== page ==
Australian activist refused entry to Malaysia

September 5, 2014
Natalie Lowrey: 'The neoliberal model of development is destroying the environment.'

Australian resident Natalie Lowrey was refused entry into Malaysia on August 31. She was travelling as an observer to the trial of 15 environmental activists who were arrested for protesting against Australian rare earth mining company Lynas.

On arrival in Malaysia, Lowrey was held by customs officials who said she had been blacklisted by Bukit Aman — the police headquarters in Kuala Lumpur — and that she would be deported home. Lowrey was informed of a strict denial of entry to Malaysia. No reasons were given.

Lowrey said: “I travelled to Malaysia not only to show my solidarity, I also love the country and its people and culture. I went there as an observer to the ongoing criminalisation and intimidation in Malaysia of communities and environmental defenders against foreign interests who are colluding with the police and the government of Malaysia.

“The police blacklisting me is an example of intimidation and preventing the universal right to defend human rights and environmental justice.”

The Lynas processing plant in Kuantan is the focus of Malaysia’s largest environmental movement. The company received a 12-year tax break from the Malaysian government but has been under community pressure for the past three years for having no social licence to operate.

Its two-year temporary operating licence was due to expire on September 2. An article in The Malaysian Insider on September 2 said: “The Atomic Energy Licensing Board director-general Hamrah Mohd Ali said the board met on August 21 and agreed to issue a two-year full operating stage licence to Australian rare earth miner and producer Lynas after it fulfilled all the conditions

This included having a permanent disposal facility, the location of which is yet to be publicly known.

Local people are concerned about the contamination of coastal environments and adverse health impacts that could arise from mismanagement of radioactive waste streams, as seen with the rare earth refinery operated by Mitsubishi Chemicals at Bukit Merah in the 80s and 90s.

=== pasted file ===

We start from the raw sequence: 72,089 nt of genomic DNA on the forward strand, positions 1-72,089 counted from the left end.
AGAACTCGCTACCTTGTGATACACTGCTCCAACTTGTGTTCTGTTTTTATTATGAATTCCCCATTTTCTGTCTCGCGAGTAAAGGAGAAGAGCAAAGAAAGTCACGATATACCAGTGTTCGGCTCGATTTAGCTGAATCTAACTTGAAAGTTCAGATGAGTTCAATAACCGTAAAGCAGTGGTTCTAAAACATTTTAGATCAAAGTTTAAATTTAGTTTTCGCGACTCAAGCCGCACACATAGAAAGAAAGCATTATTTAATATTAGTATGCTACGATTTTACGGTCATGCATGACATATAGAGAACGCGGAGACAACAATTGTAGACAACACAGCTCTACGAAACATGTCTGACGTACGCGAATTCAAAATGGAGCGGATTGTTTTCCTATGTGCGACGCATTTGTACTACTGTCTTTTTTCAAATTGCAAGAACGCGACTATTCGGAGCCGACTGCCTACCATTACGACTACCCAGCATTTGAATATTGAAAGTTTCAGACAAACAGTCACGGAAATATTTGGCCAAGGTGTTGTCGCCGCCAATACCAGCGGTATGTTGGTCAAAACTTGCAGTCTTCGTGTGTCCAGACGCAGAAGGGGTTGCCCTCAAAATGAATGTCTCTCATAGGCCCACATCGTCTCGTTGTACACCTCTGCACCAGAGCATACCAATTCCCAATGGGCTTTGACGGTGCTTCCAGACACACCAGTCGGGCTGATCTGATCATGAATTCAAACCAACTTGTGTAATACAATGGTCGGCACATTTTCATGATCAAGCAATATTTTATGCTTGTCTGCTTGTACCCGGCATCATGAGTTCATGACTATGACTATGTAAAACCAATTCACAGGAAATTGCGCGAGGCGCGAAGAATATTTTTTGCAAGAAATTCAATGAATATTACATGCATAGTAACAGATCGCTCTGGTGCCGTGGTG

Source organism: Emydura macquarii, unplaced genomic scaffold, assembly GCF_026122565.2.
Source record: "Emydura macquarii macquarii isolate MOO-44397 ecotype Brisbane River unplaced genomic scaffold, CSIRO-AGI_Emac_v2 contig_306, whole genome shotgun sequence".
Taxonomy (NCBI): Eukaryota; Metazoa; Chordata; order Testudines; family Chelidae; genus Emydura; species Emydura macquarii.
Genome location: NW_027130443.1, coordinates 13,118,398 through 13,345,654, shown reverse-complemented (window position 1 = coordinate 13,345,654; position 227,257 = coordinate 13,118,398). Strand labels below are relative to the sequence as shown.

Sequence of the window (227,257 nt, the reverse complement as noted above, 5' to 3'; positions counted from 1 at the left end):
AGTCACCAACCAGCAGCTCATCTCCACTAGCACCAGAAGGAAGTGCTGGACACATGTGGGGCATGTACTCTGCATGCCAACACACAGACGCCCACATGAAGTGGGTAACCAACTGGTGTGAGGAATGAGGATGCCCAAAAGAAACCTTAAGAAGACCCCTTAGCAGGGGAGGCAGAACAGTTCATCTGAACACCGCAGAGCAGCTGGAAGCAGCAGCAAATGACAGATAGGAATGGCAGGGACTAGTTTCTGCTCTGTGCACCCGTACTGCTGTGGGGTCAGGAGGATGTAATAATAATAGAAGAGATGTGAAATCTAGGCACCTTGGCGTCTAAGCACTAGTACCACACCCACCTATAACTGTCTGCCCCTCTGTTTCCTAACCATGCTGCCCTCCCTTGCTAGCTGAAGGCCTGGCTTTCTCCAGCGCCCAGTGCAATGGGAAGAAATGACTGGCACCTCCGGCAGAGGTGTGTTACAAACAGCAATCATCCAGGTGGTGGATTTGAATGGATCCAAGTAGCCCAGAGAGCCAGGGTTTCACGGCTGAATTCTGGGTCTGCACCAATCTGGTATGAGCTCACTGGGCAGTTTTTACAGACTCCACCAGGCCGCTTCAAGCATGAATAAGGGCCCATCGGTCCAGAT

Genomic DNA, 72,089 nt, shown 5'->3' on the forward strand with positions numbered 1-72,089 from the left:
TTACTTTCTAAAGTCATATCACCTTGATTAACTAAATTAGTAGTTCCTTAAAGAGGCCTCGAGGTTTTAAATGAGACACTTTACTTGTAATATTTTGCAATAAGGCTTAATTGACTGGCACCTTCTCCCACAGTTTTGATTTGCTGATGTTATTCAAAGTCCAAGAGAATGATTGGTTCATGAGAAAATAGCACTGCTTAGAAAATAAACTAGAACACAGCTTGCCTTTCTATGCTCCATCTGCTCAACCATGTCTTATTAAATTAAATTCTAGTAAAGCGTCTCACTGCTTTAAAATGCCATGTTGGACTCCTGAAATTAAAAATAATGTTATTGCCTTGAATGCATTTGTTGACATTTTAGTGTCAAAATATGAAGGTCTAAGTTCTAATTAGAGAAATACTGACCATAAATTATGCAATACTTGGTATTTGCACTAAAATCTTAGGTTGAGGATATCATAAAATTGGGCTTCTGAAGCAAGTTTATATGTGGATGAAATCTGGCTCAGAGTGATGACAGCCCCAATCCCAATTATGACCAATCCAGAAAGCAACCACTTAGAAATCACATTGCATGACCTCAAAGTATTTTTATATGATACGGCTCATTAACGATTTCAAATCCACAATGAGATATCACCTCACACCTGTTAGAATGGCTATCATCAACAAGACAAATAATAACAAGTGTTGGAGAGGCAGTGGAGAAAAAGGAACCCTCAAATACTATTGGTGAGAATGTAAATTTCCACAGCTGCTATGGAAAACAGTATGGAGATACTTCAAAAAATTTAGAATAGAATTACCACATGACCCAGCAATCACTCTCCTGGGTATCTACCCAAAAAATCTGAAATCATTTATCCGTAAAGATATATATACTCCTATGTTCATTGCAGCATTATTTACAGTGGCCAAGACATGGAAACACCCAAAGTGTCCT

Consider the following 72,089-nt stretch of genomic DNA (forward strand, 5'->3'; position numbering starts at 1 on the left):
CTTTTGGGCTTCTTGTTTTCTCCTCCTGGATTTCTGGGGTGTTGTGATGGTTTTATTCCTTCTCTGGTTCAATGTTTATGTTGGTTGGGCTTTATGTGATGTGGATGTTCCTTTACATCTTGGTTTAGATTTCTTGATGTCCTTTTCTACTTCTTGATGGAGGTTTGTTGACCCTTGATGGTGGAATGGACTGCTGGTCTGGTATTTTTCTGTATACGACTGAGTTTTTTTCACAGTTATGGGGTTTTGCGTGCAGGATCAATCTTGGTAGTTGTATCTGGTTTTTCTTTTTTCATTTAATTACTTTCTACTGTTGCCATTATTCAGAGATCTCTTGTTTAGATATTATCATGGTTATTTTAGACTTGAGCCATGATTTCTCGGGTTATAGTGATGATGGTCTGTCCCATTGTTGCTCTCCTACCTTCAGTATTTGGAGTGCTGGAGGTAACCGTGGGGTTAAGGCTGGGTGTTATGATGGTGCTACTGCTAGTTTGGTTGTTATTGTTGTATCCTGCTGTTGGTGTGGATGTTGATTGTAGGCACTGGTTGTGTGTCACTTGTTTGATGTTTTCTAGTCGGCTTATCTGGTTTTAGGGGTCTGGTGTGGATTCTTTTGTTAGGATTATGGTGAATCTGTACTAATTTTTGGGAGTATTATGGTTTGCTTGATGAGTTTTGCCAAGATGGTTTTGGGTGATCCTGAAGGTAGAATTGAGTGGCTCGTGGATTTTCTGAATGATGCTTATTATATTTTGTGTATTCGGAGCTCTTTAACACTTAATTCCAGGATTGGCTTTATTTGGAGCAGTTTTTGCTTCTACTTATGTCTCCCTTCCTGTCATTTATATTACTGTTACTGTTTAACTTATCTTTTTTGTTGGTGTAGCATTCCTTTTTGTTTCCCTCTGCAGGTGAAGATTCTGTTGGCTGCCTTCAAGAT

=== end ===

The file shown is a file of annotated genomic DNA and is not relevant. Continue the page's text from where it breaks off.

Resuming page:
Lowrey said: “The neoliberal model of 'development' is destroying the environment and pitting communities and eco-defenders against powerful corporations and colluding police and governments all around the world.”

She and 15 Malaysians were arrested at a peaceful protest in June demanding Lynas close down its operation of the Lynas Advanced Material Plant.

Lowrey was held for six days then released without charge. She was not told she would be unable to return to the country. The Malaysian arrestees are being tried under the Penal Code.

“Their charges against the 15 peaceful Malaysian citizens arrested with me on June 22 must be dropped, including the gag order that was part of their bail conditions. I was released with no charge, so why are they facing a trial, which, if convicted, may include jail time?”

Concerned citizens across Malaysia are appealing to the international community to apply pressure on the Malaysian government and Lynas about the lack of transparency of waste management at the plant and for its intimidation tactics against environmental activists, including members of the grassroots movement Himpunan Hijau (Green Assembly).

“The Malaysian government must allow the full enjoyment of environmental and human rights, including the right to defend rights and ensure that corporations operating within its country respect the rights of nature, people, and rights of defenders,” Lowrey said.

[Download the recent Stop Lynas Inc paper criticising the Lynas lack of social licence in Malaysia at]

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